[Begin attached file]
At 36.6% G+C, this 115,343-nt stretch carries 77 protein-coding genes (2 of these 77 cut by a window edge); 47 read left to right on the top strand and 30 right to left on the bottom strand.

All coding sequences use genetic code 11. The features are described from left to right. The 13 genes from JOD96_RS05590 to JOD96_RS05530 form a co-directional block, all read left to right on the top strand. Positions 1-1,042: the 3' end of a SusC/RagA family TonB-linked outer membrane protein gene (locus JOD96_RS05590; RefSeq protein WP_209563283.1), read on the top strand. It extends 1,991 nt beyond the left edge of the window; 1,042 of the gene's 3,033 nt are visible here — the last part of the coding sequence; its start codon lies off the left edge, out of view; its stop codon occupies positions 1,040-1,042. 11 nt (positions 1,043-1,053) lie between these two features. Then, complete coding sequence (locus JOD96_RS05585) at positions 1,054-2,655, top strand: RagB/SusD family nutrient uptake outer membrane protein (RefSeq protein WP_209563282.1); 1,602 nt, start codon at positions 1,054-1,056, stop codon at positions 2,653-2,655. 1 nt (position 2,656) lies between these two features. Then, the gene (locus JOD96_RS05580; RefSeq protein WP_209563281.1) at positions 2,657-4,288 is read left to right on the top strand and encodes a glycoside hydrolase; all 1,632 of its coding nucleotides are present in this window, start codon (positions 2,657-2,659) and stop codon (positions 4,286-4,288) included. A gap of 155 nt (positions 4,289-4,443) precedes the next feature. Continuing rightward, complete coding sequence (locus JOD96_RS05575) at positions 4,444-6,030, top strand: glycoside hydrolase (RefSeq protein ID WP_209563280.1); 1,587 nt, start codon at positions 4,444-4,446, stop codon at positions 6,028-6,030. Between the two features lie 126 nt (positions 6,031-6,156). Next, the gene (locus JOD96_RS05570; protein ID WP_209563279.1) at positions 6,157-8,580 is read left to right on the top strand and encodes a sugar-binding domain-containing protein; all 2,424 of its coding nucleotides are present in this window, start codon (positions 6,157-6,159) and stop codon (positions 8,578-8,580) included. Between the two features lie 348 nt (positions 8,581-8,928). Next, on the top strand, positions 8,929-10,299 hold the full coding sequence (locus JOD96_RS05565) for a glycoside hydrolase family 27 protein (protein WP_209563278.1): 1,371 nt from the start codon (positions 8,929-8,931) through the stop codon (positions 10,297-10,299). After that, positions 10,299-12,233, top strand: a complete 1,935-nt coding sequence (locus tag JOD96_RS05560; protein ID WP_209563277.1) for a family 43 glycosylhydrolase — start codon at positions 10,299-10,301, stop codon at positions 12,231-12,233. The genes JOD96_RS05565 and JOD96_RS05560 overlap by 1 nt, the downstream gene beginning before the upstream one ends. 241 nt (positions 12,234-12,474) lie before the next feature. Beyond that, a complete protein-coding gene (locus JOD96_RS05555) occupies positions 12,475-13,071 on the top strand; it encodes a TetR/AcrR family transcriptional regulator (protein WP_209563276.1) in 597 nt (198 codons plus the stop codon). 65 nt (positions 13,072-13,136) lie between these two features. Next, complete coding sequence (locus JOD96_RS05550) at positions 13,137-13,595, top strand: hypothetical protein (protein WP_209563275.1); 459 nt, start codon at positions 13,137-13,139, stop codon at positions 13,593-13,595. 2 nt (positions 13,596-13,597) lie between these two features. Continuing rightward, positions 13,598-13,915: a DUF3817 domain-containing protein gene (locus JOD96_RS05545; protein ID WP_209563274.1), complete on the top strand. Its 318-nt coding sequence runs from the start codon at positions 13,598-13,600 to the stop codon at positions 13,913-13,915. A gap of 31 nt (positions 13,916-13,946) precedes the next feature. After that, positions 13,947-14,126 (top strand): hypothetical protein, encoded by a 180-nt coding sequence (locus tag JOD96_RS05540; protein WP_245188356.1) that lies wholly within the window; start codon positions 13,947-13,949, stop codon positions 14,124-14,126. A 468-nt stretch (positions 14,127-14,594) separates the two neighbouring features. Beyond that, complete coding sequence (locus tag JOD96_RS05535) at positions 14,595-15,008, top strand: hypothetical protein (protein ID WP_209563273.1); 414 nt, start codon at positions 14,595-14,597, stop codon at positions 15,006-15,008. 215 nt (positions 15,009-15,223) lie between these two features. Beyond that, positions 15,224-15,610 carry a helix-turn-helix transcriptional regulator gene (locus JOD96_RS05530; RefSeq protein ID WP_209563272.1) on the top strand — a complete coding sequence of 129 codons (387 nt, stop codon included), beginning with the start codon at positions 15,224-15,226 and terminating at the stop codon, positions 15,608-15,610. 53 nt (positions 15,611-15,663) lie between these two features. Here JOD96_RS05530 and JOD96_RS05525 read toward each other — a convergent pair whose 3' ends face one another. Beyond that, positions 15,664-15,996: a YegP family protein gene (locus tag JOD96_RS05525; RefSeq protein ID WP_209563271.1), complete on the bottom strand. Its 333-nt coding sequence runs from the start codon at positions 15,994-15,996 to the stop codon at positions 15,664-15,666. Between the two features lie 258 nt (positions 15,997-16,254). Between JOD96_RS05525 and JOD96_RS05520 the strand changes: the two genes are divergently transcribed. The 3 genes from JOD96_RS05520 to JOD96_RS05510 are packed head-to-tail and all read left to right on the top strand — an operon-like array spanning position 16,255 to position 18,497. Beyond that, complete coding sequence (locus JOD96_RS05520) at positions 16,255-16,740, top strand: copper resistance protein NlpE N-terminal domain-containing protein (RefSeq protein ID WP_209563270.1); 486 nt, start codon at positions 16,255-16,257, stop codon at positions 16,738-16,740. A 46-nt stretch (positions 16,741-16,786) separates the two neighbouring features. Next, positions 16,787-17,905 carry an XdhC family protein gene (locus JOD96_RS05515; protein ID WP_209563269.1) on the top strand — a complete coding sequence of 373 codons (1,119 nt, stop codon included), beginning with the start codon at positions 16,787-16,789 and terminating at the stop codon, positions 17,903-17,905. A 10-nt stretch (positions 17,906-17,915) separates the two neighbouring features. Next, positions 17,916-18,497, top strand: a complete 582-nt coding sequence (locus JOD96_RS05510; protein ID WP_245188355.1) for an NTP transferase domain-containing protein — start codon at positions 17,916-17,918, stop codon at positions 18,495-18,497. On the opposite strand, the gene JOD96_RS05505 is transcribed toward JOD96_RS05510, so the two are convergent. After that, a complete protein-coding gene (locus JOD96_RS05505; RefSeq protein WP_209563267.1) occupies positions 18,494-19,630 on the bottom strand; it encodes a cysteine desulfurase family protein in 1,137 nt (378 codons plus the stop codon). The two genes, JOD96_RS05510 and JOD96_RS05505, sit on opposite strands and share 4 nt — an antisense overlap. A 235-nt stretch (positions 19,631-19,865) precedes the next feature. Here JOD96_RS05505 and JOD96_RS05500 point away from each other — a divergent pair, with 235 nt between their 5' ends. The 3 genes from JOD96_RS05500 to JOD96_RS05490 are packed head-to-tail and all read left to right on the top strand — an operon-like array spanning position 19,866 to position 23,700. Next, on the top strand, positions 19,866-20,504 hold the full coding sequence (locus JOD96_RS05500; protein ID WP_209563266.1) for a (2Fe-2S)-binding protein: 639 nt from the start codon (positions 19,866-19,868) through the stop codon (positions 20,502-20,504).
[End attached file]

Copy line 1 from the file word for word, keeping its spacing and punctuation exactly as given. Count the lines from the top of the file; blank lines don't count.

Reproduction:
At 36.6% G+C, this 115,343-nt stretch carries 77 protein-coding genes (2 of these 77 cut by a window edge); 47 read left to right on the top strand and 30 right to left on the bottom strand.